Corruption – volume three of the I, Davros story arc, written by Lance Parkin, delivers two of the most pivotal moments in the development of the Kaled scientist into the monster we know from Genesis of the Daleks and subsequent stories. It is essentially the last chance of Fate, the possibility that Davros could be saved from the destiny his arrogance, his scientific determination and his ideological obsession will lead him to. And once that possibility is gone, it shows us the moment of no return, the moment when Jekyll drinks his potion or Frankenstein throws his switch – the moment when man becomes monster. In terms of the I, Davros storyline, it’s in Corruption that the balance shifts from explaining what he was like before we knew him to his emergence as the villain we know. But it will still take one more hour to get from Davros’ rebirth to his self-renewal as father of the Daleks.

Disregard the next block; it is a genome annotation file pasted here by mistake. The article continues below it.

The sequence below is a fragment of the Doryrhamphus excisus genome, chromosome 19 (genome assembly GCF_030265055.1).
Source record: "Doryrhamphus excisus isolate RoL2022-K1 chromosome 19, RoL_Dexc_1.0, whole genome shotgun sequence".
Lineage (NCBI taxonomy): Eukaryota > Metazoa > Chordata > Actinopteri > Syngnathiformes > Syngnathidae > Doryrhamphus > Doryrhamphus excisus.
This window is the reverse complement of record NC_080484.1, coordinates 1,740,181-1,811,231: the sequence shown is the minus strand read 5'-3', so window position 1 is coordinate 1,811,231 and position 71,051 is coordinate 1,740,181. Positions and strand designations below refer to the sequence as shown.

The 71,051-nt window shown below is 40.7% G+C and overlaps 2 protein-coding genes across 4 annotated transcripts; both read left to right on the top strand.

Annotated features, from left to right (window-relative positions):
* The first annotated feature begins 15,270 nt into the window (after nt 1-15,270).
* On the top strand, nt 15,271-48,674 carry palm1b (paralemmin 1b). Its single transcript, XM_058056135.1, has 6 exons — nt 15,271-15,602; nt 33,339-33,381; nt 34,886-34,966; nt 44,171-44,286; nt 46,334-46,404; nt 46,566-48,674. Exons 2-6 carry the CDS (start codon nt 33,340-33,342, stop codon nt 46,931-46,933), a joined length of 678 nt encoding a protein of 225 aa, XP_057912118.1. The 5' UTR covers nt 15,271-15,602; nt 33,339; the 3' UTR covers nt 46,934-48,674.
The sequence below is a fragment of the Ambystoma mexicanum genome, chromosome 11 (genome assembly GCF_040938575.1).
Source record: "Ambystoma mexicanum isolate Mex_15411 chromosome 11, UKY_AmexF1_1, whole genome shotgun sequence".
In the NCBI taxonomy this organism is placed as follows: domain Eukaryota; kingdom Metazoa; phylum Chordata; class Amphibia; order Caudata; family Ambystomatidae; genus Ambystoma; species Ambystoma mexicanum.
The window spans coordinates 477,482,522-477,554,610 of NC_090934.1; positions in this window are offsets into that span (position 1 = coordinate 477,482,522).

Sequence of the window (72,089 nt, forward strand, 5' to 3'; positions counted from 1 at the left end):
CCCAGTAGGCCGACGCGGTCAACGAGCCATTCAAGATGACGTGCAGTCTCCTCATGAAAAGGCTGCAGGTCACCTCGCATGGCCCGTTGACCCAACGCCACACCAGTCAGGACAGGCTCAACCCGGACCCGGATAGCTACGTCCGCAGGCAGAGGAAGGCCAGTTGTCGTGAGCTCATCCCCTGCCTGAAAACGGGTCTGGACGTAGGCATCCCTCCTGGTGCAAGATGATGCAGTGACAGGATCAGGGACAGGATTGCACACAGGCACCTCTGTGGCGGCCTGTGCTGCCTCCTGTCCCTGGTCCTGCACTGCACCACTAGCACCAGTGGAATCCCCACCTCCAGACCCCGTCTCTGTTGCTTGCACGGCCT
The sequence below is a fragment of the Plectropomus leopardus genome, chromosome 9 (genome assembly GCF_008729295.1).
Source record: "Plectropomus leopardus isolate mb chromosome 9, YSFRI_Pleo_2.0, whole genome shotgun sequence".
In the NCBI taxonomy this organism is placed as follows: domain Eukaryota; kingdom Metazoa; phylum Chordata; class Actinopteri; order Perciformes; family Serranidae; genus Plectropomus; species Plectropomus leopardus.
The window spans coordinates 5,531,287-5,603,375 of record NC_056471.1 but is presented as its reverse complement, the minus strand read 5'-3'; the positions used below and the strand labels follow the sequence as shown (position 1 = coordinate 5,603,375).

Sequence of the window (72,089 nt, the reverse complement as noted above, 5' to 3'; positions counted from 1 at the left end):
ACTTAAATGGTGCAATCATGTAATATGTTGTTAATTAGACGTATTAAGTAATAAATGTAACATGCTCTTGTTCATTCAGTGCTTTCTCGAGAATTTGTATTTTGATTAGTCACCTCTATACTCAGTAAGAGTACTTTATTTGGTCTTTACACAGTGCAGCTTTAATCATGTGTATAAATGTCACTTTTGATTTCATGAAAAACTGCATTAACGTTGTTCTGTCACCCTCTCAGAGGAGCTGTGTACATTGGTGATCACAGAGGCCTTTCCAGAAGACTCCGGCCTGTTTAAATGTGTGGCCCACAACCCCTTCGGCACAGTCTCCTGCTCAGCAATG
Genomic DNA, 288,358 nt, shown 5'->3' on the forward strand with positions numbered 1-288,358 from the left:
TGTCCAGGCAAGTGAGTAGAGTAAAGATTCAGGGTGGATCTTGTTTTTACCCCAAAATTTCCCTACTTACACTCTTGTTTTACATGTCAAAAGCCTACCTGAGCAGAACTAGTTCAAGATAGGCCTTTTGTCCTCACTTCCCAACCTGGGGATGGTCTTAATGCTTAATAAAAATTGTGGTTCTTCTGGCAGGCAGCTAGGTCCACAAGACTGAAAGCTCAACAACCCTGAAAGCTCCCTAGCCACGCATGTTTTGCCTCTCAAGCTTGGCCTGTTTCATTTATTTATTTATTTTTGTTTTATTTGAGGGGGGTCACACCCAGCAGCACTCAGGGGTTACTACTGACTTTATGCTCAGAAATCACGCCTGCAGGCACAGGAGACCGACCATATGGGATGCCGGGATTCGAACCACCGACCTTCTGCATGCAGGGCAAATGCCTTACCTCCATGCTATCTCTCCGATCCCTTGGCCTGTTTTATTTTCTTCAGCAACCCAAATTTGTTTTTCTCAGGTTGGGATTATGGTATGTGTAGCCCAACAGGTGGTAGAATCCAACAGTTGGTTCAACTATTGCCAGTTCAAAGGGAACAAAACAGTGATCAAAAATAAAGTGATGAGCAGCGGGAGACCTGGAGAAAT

The I, Davros series from Big Finish is available at just £5 per episode online. Get them now – they’ll make your hair stand on end.
Tony Fyler lives in a cave of wall-to-wall DVDs and Blu-Rays somewhere fairly
nondescript in Wales, and never goes out to meet the "Real People". Who,
Torchwood, Sherlock, Blake, Treks, Star Wars, obscure stuff from the
70s and 80s and comedy from the dawn of time mean he never has to. By
runs an editing house, largely as an
excuse not to have to work for a living. He's currently writing a Book.
With Pages and everything. Follow his progress at FylerWrites.co.uk